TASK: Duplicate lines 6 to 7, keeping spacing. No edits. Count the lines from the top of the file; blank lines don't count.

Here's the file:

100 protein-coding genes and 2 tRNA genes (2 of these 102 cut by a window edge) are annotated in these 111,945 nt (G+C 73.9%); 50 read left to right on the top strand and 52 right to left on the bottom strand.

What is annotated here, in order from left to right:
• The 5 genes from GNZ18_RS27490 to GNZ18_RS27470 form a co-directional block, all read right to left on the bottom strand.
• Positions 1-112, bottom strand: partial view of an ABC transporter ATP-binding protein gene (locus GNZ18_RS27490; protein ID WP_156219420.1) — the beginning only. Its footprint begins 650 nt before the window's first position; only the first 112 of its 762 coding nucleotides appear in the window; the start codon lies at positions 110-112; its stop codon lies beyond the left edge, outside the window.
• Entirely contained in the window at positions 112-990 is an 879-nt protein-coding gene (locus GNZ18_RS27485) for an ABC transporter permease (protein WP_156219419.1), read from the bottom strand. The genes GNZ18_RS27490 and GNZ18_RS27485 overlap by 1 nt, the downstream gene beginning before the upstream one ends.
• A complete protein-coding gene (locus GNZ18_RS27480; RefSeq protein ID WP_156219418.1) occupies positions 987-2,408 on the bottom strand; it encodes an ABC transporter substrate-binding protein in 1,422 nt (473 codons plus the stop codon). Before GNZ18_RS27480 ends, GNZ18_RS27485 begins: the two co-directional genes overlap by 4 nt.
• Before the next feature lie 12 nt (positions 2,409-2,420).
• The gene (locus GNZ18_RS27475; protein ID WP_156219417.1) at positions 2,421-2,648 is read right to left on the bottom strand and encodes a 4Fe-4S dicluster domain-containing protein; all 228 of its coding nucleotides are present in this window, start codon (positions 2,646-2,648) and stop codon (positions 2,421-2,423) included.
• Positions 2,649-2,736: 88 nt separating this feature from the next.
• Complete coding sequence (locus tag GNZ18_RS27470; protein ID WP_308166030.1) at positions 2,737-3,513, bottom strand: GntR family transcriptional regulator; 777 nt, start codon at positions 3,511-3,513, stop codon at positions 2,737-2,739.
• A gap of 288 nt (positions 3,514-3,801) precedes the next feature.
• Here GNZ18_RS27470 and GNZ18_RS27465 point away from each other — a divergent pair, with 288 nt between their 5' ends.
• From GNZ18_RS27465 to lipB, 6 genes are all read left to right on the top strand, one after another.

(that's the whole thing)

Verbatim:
• A complete protein-coding gene (locus GNZ18_RS27480; RefSeq protein ID WP_156219418.1) occupies positions 987-2,408 on the bottom strand; it encodes an ABC transporter substrate-binding protein in 1,422 nt (473 codons plus the stop codon). Before GNZ18_RS27480 ends, GNZ18_RS27485 begins: the two co-directional genes overlap by 4 nt.
• Before the next feature lie 12 nt (positions 2,409-2,420).